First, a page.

|Testing and Debugging||Tools and techniques for working with Functions during the development cycle|
|Deployment||Options for deploying Azure Function apps into production|
|Deploying From a Local Git Repo||A demo of deploying a complete Azure Function app to the cloud, from a local Git repository|
|Monitoring||Tools for monitoring Azure Functions during dev, test, and release|
|Use Cases||A discussion of ideal use cases for serverless compute and Azure Functions|
|Pricing||A review of how Functions are priced, and a demo of determining price using the Azure Pricing Calculator|
|Serverless in the Future||A short discussion on the future of serverless in the cloud|
|Summary||Course wrap up|
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Azure functions have two pricing models to choose from. This choice is made when you create the application container in which one or more functions will live. It cannot be changed after this time.
The first model is a legacy of functions reliance on the Azure App Service as a foundation. The App Service plan provides dedicated VM resources on which your function app will reside and execute. This plan works well for function apps that will execute continuously or at least very frequently, and/or in situations where you have existing, under-utilized App Service VMs on which you could deploy a new function app. The cost of this plan is a function of both the size of VM you choose, and the number of VMs used, if your application is scaled out.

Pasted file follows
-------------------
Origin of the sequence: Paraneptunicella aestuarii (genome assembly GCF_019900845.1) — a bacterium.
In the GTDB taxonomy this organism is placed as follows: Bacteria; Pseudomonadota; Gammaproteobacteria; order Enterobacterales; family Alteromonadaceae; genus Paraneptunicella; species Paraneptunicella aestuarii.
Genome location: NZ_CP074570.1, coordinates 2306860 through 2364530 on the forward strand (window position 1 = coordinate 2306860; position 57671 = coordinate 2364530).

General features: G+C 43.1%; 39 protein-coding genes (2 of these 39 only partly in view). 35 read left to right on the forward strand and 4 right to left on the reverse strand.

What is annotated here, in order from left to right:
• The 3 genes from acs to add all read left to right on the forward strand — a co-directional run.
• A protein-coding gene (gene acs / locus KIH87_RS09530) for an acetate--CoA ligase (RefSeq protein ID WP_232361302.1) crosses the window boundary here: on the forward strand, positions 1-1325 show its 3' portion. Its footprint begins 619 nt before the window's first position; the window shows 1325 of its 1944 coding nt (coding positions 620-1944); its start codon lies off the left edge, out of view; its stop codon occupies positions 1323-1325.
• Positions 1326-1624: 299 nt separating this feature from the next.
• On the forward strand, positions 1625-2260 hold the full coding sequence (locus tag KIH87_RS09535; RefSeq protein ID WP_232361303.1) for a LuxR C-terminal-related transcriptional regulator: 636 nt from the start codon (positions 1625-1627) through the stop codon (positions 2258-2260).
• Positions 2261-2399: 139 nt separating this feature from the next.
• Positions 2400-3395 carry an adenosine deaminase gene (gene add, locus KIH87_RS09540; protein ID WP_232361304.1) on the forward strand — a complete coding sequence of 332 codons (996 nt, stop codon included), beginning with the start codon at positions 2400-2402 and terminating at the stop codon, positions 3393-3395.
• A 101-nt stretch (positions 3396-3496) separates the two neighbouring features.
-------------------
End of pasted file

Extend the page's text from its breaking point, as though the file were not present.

The second model is a consumption-based plan which isolates your application from underlying VM cost. What you pay is a function of the number of invocations and the average amount of RAM used across the total execution time for all functions in a function app. This is a metric known as gigabyte seconds. In this model Azure will detect the need to scale out execution across multiple VMs as request load demands. In addition, multiple simultaneous function invocations will run in parallel to optimize provisioned capacity. This model fully abstracts the underlying infrastructure and let's you focus exclusively on your desired business logic.
Okay, so once we arrive at the pricing calculator, can click on the Add Items button. We'll navigate to compute, and then functions. Click on the estimate.